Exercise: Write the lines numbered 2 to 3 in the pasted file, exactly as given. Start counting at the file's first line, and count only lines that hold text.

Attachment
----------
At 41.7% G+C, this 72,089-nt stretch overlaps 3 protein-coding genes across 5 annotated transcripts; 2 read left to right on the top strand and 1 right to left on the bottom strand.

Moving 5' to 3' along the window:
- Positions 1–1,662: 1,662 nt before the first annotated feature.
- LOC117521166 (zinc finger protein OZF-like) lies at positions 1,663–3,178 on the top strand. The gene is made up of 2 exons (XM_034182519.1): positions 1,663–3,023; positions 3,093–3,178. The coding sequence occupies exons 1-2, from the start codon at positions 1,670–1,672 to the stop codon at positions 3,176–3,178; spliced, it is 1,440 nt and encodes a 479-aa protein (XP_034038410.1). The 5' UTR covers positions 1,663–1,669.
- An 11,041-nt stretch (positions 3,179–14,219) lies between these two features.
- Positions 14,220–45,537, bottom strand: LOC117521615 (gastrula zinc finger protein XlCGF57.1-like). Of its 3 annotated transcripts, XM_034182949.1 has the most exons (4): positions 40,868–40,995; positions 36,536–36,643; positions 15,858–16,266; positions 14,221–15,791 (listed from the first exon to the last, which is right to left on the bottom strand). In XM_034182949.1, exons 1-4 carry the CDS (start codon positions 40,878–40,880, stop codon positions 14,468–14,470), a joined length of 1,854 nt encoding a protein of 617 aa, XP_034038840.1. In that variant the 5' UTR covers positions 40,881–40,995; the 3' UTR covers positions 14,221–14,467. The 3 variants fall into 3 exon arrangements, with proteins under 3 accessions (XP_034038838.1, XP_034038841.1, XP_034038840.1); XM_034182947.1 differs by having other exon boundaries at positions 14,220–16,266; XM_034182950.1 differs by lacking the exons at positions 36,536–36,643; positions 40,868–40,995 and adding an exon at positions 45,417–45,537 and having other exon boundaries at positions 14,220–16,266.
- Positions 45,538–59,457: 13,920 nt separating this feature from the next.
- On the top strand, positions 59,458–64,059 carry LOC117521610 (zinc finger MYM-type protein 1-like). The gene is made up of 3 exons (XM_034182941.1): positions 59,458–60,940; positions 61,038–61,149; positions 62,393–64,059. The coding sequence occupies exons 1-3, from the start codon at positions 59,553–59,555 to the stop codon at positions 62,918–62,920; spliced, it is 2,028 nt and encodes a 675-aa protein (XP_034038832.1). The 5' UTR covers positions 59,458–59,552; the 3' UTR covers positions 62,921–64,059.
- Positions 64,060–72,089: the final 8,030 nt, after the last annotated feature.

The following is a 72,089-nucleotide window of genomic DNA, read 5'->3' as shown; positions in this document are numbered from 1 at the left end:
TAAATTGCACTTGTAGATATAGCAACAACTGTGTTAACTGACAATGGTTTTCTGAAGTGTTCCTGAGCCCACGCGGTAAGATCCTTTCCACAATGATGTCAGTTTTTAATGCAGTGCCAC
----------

Moving 5' to 3' along the window:
- Positions 1–1,662: 1,662 nt before the first annotated feature.